The monstrous abuse of the circulation of private paper in Ireland, is forcibly exemplified in the fourth chapter. 'In the country it was deemed more eligible to substitute paper

shila lings than to continue to receive the base metal : it accordingly disappeared, and promissary notes for all sums, so low as sixpence, took place. Banking on a small scale soon became not only one of the most lucrative, but one of the most common trades. When once it was discovered that coining was no longer illegal, provided it was executed on paper, many, as may naturally be supposed, applied themselves to so profitable a business. The towns and villages of Ireland swarmed with bankers, issuing their promissary notes for crowns, half-crowns, chillings, and sixpences, promising to pay the same in bank of Ireland notes whenever a sufficient sum should be tendered. Let us now suppose a village supplied by ten bankers, and containing one thousand'inhabitants; each of these may possess nineteen shillings of each of the ten bankers ; and yet, though £95,000 may be thus sent into circulation in that single village, it will not be possible to call on any one banker for payment. This is certainly an extreme case, but it is put merely to illustrate this principle—that where a district is supplied with silver notes by many bankers, they are secure of being able to issue a much greater quantity than they can be called upon to pay.'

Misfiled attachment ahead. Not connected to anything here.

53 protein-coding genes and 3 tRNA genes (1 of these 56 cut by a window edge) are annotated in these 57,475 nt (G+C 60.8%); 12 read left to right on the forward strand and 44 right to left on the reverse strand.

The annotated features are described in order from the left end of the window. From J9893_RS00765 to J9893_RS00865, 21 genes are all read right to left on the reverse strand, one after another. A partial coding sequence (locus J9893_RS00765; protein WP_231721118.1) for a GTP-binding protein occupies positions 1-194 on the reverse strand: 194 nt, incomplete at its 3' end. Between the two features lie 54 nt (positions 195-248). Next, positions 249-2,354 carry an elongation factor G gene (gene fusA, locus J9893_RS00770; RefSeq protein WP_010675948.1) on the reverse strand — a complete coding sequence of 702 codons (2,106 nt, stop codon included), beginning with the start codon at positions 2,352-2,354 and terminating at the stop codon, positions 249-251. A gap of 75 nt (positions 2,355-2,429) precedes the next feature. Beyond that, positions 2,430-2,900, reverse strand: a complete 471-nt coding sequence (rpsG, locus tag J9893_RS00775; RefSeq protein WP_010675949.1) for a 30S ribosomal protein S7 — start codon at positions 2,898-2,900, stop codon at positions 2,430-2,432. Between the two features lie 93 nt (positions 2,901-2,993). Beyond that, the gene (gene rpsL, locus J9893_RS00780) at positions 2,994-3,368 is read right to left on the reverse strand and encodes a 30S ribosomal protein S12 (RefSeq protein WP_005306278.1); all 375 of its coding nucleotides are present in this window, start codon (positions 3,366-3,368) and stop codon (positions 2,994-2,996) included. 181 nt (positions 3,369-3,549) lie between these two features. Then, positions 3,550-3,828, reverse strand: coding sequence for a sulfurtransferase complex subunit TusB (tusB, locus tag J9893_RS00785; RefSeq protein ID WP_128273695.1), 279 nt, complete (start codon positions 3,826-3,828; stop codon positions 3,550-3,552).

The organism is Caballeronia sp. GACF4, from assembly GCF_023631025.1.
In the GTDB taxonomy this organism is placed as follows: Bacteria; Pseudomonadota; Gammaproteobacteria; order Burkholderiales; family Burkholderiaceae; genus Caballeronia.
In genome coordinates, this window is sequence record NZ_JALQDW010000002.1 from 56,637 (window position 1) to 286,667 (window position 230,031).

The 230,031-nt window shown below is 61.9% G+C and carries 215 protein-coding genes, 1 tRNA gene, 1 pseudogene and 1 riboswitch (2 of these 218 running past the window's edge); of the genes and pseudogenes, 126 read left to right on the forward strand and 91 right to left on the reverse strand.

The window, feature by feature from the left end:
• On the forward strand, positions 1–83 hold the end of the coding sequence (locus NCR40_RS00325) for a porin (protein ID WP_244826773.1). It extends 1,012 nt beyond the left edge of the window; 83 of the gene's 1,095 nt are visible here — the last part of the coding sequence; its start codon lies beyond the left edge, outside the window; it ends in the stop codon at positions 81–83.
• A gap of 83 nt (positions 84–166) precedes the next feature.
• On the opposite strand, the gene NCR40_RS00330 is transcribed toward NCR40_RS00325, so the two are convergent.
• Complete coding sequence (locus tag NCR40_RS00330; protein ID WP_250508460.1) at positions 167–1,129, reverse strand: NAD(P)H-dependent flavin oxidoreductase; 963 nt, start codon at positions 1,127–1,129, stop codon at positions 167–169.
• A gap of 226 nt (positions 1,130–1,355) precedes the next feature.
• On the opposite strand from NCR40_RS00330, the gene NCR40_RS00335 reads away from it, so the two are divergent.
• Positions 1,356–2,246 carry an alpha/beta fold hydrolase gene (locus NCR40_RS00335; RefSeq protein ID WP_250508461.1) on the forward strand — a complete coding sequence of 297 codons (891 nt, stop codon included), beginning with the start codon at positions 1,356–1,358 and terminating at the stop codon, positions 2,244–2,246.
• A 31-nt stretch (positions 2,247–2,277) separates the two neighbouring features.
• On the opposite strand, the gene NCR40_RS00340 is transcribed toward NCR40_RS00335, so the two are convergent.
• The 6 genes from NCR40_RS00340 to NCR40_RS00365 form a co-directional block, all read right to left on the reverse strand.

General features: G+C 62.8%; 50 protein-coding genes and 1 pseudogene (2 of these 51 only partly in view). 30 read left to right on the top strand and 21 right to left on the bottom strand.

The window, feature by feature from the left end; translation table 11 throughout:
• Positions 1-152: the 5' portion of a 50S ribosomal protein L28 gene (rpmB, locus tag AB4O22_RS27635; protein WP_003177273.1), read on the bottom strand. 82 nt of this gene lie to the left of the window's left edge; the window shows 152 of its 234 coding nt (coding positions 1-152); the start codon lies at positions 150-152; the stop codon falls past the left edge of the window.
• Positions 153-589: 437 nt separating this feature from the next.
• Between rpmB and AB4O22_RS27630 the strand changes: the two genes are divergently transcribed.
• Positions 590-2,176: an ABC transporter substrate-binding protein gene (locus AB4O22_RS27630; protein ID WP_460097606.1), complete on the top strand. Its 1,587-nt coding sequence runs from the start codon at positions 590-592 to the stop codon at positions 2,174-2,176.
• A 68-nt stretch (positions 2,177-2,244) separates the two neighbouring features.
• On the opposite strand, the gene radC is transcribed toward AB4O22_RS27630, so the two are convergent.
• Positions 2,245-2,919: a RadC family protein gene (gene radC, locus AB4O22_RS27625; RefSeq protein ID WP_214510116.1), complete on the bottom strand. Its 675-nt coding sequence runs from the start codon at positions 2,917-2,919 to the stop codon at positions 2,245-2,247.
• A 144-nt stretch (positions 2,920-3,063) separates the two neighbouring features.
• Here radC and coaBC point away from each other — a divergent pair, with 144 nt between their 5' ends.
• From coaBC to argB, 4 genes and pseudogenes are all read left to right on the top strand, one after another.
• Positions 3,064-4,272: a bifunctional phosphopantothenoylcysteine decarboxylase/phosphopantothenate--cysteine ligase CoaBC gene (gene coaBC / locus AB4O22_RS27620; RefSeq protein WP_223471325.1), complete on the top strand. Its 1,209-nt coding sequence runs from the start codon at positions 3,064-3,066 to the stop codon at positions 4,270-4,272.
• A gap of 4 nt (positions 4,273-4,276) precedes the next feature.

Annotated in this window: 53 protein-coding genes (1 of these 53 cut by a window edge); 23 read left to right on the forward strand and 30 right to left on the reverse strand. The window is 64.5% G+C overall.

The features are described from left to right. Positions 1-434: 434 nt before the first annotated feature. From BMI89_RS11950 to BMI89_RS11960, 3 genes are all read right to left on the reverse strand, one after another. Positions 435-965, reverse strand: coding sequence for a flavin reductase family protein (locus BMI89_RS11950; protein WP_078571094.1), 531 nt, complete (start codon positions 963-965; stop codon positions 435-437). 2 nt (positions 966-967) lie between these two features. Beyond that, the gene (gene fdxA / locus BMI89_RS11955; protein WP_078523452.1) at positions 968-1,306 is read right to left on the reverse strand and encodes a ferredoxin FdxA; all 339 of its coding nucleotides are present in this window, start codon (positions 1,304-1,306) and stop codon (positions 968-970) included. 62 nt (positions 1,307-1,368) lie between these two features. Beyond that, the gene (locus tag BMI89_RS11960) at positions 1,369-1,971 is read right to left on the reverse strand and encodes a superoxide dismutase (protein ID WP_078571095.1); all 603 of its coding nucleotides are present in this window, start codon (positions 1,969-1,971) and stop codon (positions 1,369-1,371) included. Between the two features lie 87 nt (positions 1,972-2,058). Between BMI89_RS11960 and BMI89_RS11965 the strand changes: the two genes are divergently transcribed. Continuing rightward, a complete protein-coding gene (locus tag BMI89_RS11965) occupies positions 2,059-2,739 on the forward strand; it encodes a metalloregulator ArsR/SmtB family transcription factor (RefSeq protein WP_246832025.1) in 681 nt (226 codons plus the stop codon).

It would appear that according to the system pursued in Ireland, the number of banks issuing notes, is, in each place, inversely as the extent of its commerce.

"London is supplied by one, Dublin by four ; but less than twelve, it seems, are insufficient for Skibbereen ; and twenty-three are required to satisfy the demands of Youghal, a town in which it may well be doubted whether there are twenty-three persons who follow any other trade. So extensive indeed seems the demand for labourers in this department, that female bankers appear to be not uncommon.

Şuch seem to be the consequences of the bank-restriction on the circulating medium of Ireland ; having driven successively gold and silver, and at length even plated brass, out of circulation, as all too expensive for its purposes, it has substituted in their place a paper excessive in its amount, and doubtful in its